HIV and STD among youth
Youth remain at high risk for contracting and transmitting human immunodeficiency virus (HIV) and other sexually transmitted diseases (STD). In the U.S., over 5000 people under the age of 20 were diagnosed with HIV or AIDS from 2003–2006. Youth are also among those with the highest rates of STD, and having STD infection substantially increases risk for HIV acquisition and transmission (Centers for Disease Control and Prevention, 2008).
Use of the Internet and computers
Recent reports indicate that Internet use by youth is now nearly universal, with 93% of teens using the Internet (Pew Internet and American Life Project, 2006). Youth have been reported to reported to spend 40 minutes or more online per day (Gross, 2004; Madden, 2006), and although there are reports that health seeking online is common among youth (Pew Internet and American Life Project, 2006; Pew Internet and American Life Report, 2000; Roberts et al., 2005) data show youth online primarily spend their time multi-tasking, most often communicating through instant messaging (IM) (Gross, 2004; Rideout, 2001; Roberts et al., 2005). A 2005 study by the Kaiser Family Foundation showed that an overwhelming majority of youth have access to a computer in their home and spend an average of one hour on the computer daily. These data, however, include time spent on the Internet, with a substantial portion of the time spent on the computer is actually spent online. In their 1999 assessment of computer use among youth, the KFF documented computer use at an average of 27 minutes per day, and did not ask if any of this time was specific to online activities (Roberts et al., 2005).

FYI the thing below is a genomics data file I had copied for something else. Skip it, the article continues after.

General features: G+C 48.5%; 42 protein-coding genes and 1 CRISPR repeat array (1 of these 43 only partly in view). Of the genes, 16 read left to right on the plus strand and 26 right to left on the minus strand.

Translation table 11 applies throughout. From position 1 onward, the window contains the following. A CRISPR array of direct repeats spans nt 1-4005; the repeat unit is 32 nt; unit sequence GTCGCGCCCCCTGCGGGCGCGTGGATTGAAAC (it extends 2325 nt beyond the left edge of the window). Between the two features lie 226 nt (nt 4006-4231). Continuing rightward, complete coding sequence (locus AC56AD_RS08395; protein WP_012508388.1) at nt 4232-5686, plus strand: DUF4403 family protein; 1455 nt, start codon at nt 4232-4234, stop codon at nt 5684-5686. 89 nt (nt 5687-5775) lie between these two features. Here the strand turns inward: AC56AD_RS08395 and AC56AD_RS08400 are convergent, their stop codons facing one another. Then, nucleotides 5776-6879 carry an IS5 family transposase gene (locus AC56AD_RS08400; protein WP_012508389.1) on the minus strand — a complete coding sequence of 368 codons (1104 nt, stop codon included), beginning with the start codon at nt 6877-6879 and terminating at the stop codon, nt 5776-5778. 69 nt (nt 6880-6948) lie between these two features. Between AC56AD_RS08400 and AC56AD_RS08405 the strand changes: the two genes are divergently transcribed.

The Internet and Computers as Intervention Tools
Rigorous studies using the Internet to promote healthy behavior show the promise of the medium for promotion of weight loss (Tate et al., 2001), diabetes self-management (Glasgow et al., 2003; Gottlieb, 2000; McKay et al., 2001), and healthy eating (Oenema et al., 2001). The Internet has also been used effectively to increase access to care among persons living with HIV and patients with eating disorders (Flatley-Brennan, 1998; Gustafson et al., 2002; Winzelberg et al., 2000). In a meta-analysis of interventions for physical activity and dietary behaviors that utilized some form of technology related intervention (e.g. computers, e-mail, Internet), Norman et al. showed that 21 of 41 studies reviewed showed positive effects of technology on diet and activity outcomes (Norman et al., 2007). Another meta-analysis of websites delivering physical activity interventions showed similar results, with eight of 15 interventions having a positive effect on physical activity (Vandelanotte et al., 2007).
To date, the only published trial of the efficacy of an Internet-based rather than a computerized HIV prevention delivered via kiosk is that describing a two session program for men who have sex with men (MSM) in rural Wyoming (Bowen et al., 2007a). Results from this trial show positive effects of the intervention on condom attitudes and self-efficacy at one week post intervention. This trial didn’t include long enough follow-up of participants to demonstrate an impact on HIV prevention behaviors.
There have been studies demonstrating the efficacy of computer-based interventions for HIV and STD prevention, delivered via kiosk or computer in various institutional and community settings. Kiene and colleagues showed that college students randomized to participate in two computer based sessions to reduce HIV and STD risk spaced two weeks apart had an increase in awareness regarding HIV and STD, more frequently carried condoms, and more frequently used condoms compared to those in the control group (Kiene and Barta, 2006). Lightfoot and colleagues showed that high risk youth participating in two 1.5 hour computer-based HIV prevention sessions were less likely to engage in sex and had fewer sex partners compared to controls (Lightfoot et al., 2007). Roberto and colleagues showed that high school students participating in six 15 minute computer-based HIV and STD prevention sessions spaced one week apart had greater delays in initiation of intercourse and improved attitudes and self-efficacy for safer sex behaviors compared to controls (Roberto et al., 2007).